Date of Award:

1993

Document Type:

Dissertation

Degree Name:

Doctor of Philosophy (PhD)

Department:

Applied Economics

Advisor/Chair:

L. Dwight Israelsen

Abstract

This dissertation examined the theoretical foundations of an individual's labor force participation decision. Further, this dissertation provided empirical analysis of the impact of state tax rates, the duration of unemployment, and household size on male, female, and combined labor force participation rates of the fifty states from 1985 to 1990. Empirical tests showed that: 1) no significant relationship existed between tax variables and participation rates; 2) the duration of unemployment was positively related with participation rates while unemployment was negatively related; 3) service sector growth was positively correlated with longer durations of unemployment; and 4) household size was negatively related with female participation, although no significant relationship existed between household size and male participation rates.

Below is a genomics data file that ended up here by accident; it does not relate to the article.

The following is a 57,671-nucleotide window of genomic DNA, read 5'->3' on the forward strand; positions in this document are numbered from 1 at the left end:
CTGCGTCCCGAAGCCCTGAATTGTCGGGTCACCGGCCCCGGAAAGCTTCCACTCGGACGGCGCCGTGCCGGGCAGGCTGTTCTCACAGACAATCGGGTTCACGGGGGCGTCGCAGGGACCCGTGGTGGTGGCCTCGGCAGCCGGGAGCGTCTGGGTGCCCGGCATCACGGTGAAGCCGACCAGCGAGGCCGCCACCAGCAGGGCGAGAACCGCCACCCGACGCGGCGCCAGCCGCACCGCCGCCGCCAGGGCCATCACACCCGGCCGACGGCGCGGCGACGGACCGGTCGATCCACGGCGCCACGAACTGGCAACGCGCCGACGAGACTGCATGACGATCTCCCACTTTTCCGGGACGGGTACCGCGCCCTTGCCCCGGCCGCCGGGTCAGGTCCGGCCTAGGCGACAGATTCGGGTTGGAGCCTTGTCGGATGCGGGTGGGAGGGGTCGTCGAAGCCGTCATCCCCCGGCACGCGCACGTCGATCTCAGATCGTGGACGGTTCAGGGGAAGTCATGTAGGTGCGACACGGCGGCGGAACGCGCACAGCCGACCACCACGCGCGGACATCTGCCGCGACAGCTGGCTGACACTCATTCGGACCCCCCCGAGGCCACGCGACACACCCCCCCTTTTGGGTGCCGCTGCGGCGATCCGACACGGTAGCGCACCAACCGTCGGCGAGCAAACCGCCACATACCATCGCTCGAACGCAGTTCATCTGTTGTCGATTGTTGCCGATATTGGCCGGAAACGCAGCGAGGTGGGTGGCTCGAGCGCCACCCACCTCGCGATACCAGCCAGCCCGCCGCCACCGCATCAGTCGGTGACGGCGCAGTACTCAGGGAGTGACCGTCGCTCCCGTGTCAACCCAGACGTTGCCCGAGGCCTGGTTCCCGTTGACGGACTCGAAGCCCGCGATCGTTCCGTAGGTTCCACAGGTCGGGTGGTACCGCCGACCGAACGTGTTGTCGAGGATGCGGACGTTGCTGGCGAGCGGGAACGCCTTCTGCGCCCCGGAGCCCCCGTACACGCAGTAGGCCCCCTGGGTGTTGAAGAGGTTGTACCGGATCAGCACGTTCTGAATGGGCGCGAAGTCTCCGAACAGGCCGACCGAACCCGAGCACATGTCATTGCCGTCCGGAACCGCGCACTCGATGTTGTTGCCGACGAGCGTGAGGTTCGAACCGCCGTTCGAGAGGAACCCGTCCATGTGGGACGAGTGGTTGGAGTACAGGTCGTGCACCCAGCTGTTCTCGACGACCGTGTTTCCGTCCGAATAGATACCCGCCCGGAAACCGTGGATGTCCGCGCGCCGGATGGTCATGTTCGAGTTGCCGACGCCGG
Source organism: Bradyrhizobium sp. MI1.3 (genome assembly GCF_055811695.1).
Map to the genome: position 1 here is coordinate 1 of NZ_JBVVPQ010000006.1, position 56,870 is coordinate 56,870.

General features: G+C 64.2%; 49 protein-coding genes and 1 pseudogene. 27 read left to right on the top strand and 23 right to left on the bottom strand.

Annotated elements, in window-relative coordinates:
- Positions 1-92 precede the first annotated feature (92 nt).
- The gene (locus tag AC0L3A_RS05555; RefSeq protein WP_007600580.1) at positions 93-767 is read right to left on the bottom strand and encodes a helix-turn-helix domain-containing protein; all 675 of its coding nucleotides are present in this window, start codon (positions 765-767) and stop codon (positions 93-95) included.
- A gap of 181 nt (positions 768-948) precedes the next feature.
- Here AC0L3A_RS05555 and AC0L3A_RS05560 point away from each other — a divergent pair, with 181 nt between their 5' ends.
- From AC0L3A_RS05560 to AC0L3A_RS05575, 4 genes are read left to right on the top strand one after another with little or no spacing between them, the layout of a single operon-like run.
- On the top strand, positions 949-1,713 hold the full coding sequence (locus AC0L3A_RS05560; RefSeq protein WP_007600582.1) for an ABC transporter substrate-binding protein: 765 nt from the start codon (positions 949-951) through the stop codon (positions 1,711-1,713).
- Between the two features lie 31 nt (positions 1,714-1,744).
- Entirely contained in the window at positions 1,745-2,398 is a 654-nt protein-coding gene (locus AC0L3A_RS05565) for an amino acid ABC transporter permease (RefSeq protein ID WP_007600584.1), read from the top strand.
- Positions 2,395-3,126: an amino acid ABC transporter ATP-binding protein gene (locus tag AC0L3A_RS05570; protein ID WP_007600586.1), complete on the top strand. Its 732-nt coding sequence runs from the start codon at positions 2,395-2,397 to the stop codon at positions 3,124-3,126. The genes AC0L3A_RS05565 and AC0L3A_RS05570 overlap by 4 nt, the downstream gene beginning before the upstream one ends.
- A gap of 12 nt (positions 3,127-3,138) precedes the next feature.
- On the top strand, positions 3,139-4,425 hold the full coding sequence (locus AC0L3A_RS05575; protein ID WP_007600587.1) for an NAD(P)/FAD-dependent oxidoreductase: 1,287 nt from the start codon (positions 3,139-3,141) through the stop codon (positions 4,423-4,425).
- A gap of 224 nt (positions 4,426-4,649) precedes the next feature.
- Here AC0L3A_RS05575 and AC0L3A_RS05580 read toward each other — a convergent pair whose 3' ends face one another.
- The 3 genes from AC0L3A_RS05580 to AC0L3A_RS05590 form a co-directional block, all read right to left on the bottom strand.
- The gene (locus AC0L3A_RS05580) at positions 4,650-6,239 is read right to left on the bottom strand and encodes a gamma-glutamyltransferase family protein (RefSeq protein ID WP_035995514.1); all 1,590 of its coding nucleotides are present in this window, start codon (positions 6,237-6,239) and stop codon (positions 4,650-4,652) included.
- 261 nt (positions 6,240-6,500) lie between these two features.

Included in

Economics Commons

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